Nearby cotton futures lost 5.6% for the week. Some of the decline was due to traders front running the index funds. Most of the big ones get out of their long July futures positions between May 24 and June 11. So, other traders want to sell first. India continues to undercut US sales into Asia, although China was still the largest single buyer in this week’s weekly Export Sales report. The bull story is that US old crop export commitments are 109% of the USDA projection for the year. They typically would be 103% at this time, so there is extra cushion for USDA to hike the final number, or for the market to tolerate a few cancellations or deferrals. The strong dollar is a problem for all commodities priced in dollars.
















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Cattle futures were down 1.6% for the week despite another solid performance by both the wholesale and cash cattle markets. Cash cattle trade was still well above the futures, with the 5-area Direct weekly average at $122.50, and $193.50 in the dressed. Estimated carcass weights are now 14 pounds above last May’s actual.  They had been running 27 pounds high earlier in the spring. Estimated beef production for the week was down 5.68% from the same week in 2011. Year to date production is now down 4.8% from last year. Weekly export sales for beef were an OK 14,400 MT, held back a little bit by the firmer US dollar. Wholesale prices did rise 1.1% for the week, with choice boxes up $2.12 but Select down $1.10 on a Friday/Friday comparison.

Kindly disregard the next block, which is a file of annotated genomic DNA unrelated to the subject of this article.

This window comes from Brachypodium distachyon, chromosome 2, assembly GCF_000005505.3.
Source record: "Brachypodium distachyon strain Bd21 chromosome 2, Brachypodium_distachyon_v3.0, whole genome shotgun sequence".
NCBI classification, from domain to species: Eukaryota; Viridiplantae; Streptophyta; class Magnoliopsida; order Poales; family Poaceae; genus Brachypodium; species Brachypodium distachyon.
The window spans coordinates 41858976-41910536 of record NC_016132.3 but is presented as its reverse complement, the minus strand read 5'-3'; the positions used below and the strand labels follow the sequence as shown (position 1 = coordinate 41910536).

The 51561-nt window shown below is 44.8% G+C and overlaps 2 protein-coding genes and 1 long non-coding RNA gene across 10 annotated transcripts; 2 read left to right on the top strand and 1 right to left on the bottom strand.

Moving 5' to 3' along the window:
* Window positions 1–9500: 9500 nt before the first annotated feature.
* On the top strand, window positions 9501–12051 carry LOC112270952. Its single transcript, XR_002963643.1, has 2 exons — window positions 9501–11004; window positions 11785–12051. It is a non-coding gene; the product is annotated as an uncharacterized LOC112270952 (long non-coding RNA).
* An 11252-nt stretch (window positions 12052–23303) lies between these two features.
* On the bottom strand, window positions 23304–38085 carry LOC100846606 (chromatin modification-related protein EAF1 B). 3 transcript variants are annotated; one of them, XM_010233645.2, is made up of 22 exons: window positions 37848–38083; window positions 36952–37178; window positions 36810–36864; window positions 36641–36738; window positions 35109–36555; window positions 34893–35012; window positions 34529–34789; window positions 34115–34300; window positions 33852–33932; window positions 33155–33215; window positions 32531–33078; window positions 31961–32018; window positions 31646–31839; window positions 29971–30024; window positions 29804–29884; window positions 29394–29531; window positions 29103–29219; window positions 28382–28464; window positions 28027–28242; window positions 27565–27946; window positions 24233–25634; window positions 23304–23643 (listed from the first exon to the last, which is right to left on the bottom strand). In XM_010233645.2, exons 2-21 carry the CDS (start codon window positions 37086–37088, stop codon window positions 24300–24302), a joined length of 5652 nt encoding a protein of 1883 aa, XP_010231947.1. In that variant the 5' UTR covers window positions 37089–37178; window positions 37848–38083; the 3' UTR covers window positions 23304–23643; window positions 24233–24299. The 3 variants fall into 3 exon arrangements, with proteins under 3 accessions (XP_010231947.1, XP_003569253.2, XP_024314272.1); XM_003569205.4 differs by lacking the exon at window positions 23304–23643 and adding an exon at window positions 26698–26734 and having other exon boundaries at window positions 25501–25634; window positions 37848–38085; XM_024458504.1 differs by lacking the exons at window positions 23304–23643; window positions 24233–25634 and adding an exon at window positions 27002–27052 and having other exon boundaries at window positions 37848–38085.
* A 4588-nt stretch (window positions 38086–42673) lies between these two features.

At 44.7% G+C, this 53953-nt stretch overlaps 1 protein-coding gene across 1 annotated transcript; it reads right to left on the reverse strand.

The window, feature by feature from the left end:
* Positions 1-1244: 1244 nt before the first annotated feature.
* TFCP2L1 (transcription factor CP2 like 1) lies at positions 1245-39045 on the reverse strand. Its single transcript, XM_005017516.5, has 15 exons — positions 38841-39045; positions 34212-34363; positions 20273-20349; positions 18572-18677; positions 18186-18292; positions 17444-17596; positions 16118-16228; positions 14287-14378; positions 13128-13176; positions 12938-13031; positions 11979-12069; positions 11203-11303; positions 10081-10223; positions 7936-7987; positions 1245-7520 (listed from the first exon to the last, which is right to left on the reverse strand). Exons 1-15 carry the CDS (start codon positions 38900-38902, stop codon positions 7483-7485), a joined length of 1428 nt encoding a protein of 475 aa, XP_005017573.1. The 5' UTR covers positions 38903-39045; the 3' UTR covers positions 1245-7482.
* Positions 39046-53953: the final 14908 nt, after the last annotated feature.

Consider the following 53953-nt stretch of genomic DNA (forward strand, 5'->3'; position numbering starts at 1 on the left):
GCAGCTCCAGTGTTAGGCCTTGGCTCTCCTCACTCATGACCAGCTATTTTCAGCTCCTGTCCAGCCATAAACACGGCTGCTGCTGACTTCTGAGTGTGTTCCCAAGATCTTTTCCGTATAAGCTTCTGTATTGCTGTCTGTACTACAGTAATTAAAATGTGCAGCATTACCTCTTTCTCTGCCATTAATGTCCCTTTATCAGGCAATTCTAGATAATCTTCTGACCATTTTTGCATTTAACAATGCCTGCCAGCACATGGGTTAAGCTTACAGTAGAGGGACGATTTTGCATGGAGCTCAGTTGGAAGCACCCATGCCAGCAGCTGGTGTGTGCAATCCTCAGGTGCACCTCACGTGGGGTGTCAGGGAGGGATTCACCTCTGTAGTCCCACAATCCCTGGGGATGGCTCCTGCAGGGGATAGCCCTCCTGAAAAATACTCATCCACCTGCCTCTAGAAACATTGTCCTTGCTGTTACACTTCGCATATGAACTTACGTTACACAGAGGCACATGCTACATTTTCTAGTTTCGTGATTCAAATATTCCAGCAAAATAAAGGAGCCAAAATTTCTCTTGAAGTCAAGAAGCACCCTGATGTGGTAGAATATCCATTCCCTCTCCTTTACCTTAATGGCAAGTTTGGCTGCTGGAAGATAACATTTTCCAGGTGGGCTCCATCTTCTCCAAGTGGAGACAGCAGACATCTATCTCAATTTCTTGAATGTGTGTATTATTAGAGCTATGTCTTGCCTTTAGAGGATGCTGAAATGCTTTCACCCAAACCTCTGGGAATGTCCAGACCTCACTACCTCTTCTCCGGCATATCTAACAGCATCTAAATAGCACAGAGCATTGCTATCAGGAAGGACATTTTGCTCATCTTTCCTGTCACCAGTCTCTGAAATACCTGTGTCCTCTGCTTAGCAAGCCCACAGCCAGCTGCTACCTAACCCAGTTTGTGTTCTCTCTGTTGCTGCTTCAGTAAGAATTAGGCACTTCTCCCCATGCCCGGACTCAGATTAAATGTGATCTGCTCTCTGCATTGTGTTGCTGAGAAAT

Lean Hog futures lost 2.55% for the week. The pork carcass cutout value lost 4.3% on a Friday/Friday basis, keeping downward pressure on packer margins and what they could pay for hogs. Hams and ribs were under major price pressure, with the former down 12.88% for the week. Pork production year to date is up 1.6% from last year. Production this past week was up 1/2% from the same week last year. Carcass weights are estimated at 209 pounds, which would be up 3# from the 2011 actual weight.  

Market Watch: Monday will be a market holiday in the United States, with grain trading resuming on Monday night and livestock trading resuming Tuesday morning at 9 am CDT. Any positions resulting from June grain options expiration on the 25th will be dealt with as futures when trading resumes. The usual USDA Monday reports will be released on Tuesday, including Export Inspections and Crop Progress. Corn planting should be about 99% complete, with soybeans into the low 90’s. The weekly Export Sales report will be delayed until Friday. Friday will also mark the expiration of June live cattle options.